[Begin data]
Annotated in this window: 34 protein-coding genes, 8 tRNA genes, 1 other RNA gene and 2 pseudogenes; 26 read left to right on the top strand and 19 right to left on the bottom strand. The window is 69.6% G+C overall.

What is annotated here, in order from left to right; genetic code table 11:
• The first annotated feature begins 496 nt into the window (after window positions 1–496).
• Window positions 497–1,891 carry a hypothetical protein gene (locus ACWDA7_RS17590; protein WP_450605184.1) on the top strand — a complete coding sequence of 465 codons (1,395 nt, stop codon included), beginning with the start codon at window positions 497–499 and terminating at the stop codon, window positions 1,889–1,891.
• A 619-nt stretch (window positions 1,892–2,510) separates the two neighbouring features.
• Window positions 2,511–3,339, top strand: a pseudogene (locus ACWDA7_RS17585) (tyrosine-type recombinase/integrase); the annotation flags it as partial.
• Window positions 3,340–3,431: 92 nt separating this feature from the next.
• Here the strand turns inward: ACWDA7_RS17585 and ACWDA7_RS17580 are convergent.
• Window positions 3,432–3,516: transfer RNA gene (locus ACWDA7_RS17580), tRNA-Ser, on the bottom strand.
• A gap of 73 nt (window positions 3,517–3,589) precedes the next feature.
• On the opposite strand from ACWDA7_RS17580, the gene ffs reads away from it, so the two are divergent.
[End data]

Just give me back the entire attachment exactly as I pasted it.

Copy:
Annotated in this window: 34 protein-coding genes, 8 tRNA genes, 1 other RNA gene and 2 pseudogenes; 26 read left to right on the top strand and 19 right to left on the bottom strand. The window is 69.6% G+C overall.

What is annotated here, in order from left to right; genetic code table 11:
• The first annotated feature begins 496 nt into the window (after window positions 1–496).
• Window positions 497–1,891 carry a hypothetical protein gene (locus ACWDA7_RS17590; protein WP_450605184.1) on the top strand — a complete coding sequence of 465 codons (1,395 nt, stop codon included), beginning with the start codon at window positions 497–499 and terminating at the stop codon, window positions 1,889–1,891.
• A 619-nt stretch (window positions 1,892–2,510) separates the two neighbouring features.
• Window positions 2,511–3,339, top strand: a pseudogene (locus ACWDA7_RS17585) (tyrosine-type recombinase/integrase); the annotation flags it as partial.
• Window positions 3,340–3,431: 92 nt separating this feature from the next.
• Here the strand turns inward: ACWDA7_RS17585 and ACWDA7_RS17580 are convergent.
• Window positions 3,432–3,516: transfer RNA gene (locus ACWDA7_RS17580), tRNA-Ser, on the bottom strand.
• A gap of 73 nt (window positions 3,517–3,589) precedes the next feature.
• On the opposite strand from ACWDA7_RS17580, the gene ffs reads away from it, so the two are divergent.